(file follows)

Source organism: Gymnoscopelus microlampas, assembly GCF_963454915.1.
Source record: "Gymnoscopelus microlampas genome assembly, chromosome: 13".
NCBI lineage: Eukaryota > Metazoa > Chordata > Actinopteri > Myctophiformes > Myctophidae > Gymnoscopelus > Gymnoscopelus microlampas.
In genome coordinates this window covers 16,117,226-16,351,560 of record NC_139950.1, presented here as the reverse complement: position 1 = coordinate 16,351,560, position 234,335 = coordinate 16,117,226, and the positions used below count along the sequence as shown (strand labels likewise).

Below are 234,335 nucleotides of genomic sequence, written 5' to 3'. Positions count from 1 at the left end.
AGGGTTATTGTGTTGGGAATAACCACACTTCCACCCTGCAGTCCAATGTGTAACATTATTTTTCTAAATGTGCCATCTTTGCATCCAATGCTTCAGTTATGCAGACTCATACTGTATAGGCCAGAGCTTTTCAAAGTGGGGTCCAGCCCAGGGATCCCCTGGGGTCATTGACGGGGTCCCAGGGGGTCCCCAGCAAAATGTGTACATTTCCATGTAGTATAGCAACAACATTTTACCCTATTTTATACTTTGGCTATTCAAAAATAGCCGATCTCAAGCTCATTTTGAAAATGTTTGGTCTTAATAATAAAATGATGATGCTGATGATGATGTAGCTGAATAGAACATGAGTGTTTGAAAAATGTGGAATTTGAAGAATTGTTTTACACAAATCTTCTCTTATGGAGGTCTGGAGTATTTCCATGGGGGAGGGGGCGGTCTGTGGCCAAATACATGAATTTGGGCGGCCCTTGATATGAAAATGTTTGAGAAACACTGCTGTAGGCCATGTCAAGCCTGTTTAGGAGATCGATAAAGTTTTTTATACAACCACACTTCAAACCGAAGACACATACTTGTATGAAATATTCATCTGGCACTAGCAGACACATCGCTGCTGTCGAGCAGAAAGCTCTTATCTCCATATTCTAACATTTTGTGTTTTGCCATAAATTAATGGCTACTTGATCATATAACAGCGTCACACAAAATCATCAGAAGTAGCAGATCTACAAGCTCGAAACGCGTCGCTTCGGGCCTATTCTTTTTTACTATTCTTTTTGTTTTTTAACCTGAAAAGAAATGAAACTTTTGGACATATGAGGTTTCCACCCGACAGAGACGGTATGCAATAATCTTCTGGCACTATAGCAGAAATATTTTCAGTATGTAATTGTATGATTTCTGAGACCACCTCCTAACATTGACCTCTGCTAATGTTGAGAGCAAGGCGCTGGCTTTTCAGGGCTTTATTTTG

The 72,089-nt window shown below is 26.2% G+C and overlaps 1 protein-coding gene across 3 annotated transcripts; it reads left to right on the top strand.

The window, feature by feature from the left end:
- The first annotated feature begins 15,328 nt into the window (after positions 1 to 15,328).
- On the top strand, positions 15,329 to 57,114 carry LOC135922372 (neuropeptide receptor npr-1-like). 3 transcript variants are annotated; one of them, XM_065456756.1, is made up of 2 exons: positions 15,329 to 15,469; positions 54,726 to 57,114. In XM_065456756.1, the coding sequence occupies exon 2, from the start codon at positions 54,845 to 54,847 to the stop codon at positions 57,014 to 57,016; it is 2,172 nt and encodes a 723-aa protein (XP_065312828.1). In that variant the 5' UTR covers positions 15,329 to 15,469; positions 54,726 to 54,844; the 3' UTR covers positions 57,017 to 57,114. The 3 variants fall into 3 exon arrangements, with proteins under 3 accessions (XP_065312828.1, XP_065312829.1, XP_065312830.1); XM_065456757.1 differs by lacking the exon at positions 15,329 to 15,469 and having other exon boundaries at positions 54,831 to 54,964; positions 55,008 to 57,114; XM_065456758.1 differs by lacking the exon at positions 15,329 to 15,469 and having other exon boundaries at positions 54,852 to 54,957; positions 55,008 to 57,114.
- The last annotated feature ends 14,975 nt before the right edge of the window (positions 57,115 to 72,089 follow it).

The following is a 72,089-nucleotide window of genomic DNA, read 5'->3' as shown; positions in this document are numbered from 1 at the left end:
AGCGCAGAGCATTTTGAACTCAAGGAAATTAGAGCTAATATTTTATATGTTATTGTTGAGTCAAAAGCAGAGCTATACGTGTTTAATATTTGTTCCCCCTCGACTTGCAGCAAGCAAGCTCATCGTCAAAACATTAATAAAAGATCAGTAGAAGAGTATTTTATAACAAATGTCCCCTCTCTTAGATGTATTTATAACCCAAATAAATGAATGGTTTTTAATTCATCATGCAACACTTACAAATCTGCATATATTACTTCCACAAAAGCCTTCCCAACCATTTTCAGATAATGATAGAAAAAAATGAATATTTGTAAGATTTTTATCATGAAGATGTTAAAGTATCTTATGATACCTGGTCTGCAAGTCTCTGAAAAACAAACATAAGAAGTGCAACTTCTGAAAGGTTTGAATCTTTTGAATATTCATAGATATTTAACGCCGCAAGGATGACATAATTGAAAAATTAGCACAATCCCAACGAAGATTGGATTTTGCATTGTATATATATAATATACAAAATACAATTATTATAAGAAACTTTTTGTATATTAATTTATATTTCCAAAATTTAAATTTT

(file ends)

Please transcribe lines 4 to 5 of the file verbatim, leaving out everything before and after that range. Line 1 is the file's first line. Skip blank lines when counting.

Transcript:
In genome coordinates this window covers 16,117,226-16,351,560 of record NC_139950.1, presented here as the reverse complement: position 1 = coordinate 16,351,560, position 234,335 = coordinate 16,117,226, and the positions used below count along the sequence as shown (strand labels likewise).

Below are 234,335 nucleotides of genomic sequence, written 5' to 3'. Positions count from 1 at the left end.